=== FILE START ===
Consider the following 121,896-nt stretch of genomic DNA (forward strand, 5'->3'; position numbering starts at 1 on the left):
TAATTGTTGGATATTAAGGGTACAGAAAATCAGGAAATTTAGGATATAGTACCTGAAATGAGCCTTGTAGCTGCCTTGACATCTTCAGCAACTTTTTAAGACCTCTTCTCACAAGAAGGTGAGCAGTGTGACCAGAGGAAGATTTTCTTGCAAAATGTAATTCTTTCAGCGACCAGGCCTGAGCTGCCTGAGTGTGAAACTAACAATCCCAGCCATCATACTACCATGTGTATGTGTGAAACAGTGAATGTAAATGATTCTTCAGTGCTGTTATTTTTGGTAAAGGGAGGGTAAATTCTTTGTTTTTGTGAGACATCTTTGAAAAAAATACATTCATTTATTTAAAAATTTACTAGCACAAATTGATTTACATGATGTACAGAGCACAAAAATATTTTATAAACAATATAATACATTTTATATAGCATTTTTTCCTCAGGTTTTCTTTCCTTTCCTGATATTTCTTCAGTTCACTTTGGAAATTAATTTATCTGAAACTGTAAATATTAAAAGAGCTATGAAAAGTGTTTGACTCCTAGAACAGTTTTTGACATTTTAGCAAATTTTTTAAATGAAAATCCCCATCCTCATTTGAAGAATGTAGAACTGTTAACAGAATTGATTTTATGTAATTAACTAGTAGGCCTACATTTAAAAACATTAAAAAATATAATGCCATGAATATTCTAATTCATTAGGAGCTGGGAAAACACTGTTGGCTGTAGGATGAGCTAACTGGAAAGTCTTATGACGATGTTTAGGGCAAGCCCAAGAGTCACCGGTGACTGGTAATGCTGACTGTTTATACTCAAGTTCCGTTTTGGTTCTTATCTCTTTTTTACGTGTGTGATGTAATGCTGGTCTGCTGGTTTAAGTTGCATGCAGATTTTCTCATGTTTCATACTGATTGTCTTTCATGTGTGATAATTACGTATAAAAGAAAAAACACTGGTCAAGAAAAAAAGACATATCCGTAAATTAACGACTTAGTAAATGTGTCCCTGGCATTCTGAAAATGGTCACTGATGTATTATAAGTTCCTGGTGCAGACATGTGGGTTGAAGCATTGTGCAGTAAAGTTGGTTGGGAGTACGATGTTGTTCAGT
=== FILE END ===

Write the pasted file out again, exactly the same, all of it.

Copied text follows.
Consider the following 121,896-nt stretch of genomic DNA (forward strand, 5'->3'; position numbering starts at 1 on the left):
TAATTGTTGGATATTAAGGGTACAGAAAATCAGGAAATTTAGGATATAGTACCTGAAATGAGCCTTGTAGCTGCCTTGACATCTTCAGCAACTTTTTAAGACCTCTTCTCACAAGAAGGTGAGCAGTGTGACCAGAGGAAGATTTTCTTGCAAAATGTAATTCTTTCAGCGACCAGGCCTGAGCTGCCTGAGTGTGAAACTAACAATCCCAGCCATCATACTACCATGTGTATGTGTGAAACAGTGAATGTAAATGATTCTTCAGTGCTGTTATTTTTGGTAAAGGGAGGGTAAATTCTTTGTTTTTGTGAGACATCTTTGAAAAAAATACATTCATTTATTTAAAAATTTACTAGCACAAATTGATTTACATGATGTACAGAGCACAAAAATATTTTATAAACAATATAATACATTTTATATAGCATTTTTTCCTCAGGTTTTCTTTCCTTTCCTGATATTTCTTCAGTTCACTTTGGAAATTAATTTATCTGAAACTGTAAATATTAAAAGAGCTATGAAAAGTGTTTGACTCCTAGAACAGTTTTTGACATTTTAGCAAATTTTTTAAATGAAAATCCCCATCCTCATTTGAAGAATGTAGAACTGTTAACAGAATTGATTTTATGTAATTAACTAGTAGGCCTACATTTAAAAACATTAAAAAATATAATGCCATGAATATTCTAATTCATTAGGAGCTGGGAAAACACTGTTGGCTGTAGGATGAGCTAACTGGAAAGTCTTATGACGATGTTTAGGGCAAGCCCAAGAGTCACCGGTGACTGGTAATGCTGACTGTTTATACTCAAGTTCCGTTTTGGTTCTTATCTCTTTTTTACGTGTGTGATGTAATGCTGGTCTGCTGGTTTAAGTTGCATGCAGATTTTCTCATGTTTCATACTGATTGTCTTTCATGTGTGATAATTACGTATAAAAGAAAAAACACTGGTCAAGAAAAAAAGACATATCCGTAAATTAACGACTTAGTAAATGTGTCCCTGGCATTCTGAAAATGGTCACTGATGTATTATAAGTTCCTGGTGCAGACATGTGGGTTGAAGCATTGTGCAGTAAAGTTGGTTGGGAGTACGATGTTGTTCAGT